• Brian Hampton

Everything Is The Same

June 29th Drake releases Scorpion, he is immediately trending on music platforms and it becomes #1 on the Billboard 200. He has a few summer anthems, a viral dance (thanks to Shiggy and the "Do the Shiggy" dance), heartbreak summer r&b songs, and some fillers. Sound familiar? The Boy hit par on the course of music. He has perfected this formula, nothing new, more of the same.


If you are a Drake fan you probably love the album, if you are not this is not the album that will win you over, and not because it is bad. The production is good and the usual, 40 on the beats, along with some new producers, and some legends. Though they all encompass the traditional Drizzy sound. It appears Drake made this album strictly for his fans.


Drake will always have my respect because he has always been the same person as far as his music goes. Some people call it soft, I call it vulnerable and it is key for any artist that truly wants to connect with anyone. I do not agree with how he approaches certain things, as far as indirect responses instead of direct, but that has always been Drake.


I do not think even Drake’s biggest fans will say this is his best album. Technically it is two albums, one rap album, one R&B album.


The album has dark almost depressing moments, revealing the pressures of fame and how it is impacting his well-being. Drake mentions a few times how he believes people want him dead, the amount of love he gives and does not receive in return, and how fickle people are. He indirectly addresses Kanye West and feels betrayed by him and Pusha T, his idols at some point.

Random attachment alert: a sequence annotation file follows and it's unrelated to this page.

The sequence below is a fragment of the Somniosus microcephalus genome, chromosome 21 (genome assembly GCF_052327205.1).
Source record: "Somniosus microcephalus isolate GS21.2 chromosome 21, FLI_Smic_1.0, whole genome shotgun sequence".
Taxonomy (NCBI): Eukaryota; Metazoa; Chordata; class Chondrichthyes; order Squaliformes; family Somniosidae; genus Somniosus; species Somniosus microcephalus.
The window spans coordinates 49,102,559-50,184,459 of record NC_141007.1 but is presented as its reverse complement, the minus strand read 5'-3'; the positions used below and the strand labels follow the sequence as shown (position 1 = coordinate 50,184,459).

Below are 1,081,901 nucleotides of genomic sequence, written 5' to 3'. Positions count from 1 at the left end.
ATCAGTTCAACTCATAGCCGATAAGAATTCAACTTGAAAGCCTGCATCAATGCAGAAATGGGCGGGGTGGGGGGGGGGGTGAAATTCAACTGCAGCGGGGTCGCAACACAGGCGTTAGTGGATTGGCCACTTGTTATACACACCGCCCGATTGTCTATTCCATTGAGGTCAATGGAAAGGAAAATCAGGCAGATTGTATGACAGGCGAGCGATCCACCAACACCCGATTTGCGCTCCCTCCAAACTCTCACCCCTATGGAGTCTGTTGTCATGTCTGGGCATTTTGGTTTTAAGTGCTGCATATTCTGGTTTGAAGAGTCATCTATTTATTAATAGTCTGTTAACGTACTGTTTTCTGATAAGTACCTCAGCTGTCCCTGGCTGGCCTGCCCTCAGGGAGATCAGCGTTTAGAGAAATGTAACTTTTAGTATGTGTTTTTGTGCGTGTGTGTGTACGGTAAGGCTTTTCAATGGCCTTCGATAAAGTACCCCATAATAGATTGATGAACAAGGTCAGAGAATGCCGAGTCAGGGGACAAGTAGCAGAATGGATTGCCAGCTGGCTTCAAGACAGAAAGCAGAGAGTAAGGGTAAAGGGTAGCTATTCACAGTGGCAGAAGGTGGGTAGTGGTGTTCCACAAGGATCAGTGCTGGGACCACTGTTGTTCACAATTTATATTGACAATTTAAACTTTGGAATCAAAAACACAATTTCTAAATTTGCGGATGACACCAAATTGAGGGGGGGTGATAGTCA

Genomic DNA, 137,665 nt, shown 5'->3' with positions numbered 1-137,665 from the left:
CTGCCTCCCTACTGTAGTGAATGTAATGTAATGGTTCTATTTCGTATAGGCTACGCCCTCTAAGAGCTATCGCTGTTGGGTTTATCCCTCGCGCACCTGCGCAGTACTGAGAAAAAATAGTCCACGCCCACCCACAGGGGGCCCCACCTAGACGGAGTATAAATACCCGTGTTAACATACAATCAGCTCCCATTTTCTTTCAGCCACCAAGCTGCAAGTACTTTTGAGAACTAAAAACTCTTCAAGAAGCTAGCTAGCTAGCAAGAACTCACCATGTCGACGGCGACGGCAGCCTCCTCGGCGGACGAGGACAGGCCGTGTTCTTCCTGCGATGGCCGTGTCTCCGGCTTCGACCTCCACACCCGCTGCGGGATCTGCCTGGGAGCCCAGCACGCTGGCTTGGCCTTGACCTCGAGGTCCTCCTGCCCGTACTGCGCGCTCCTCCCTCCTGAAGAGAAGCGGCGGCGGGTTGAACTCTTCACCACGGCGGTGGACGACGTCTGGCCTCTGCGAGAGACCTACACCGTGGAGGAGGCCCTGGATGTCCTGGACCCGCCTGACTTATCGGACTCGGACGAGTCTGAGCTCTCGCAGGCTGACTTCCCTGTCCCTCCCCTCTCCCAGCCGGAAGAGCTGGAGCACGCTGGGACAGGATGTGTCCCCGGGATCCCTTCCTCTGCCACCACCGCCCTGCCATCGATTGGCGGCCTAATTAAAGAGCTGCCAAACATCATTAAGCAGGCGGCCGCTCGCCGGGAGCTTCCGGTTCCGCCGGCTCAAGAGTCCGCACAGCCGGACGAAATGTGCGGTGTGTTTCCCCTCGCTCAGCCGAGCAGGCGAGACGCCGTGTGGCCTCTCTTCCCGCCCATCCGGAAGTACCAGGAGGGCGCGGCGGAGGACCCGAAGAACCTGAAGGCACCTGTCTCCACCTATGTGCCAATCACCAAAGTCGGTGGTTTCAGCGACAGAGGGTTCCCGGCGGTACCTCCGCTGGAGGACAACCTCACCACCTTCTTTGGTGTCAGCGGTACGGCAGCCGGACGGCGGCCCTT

The 6god admits he looks at social media comments and the wrong one can affect his state of mind, and change his mood for the day. That is a candid revelation from one of the most prevalent artist in the world. Very successful and famous people are thought and taught to ignore the “bottom dwellers,” and to “neva let them see you sweat.” If someone says something callous and it is ignored does that mean it does not hurt? Most of the time no, the hurt is just suppressed.


Aubrey Drake Graham has made a career of revealing his true feelings.


"Emotionless" and "March 14th" are the songs with the most depth. Drake gives the best verse of the album on the second verse of "Emotionless," it strikes a chord on various levels.


"March 14th" is the revelation and dedication to his highly speculated newborn baby. Graham explains the many times he wished he grew up with both parents in the same household. He further laments how it affected, impacted, and changed his life. Numerous times he promised to never do that to his family and now he is walking in the same footsteps as his parents. Remarkable admission.


The rest of the album is pretty much the same ole Drake. The B side is full of pop heartfelt R&B songs that a preteen to a grown adult can relate to. Not much depth but that is not the objective of pop music, it is to appeal to the masses on a relatable level and that it did.


I was disappointed in the Michael Jackson feature. I immediately went to that song, without listening to the album in order as I usually do, and once I heard the song it was meh, I expected more.


Everything else was the same.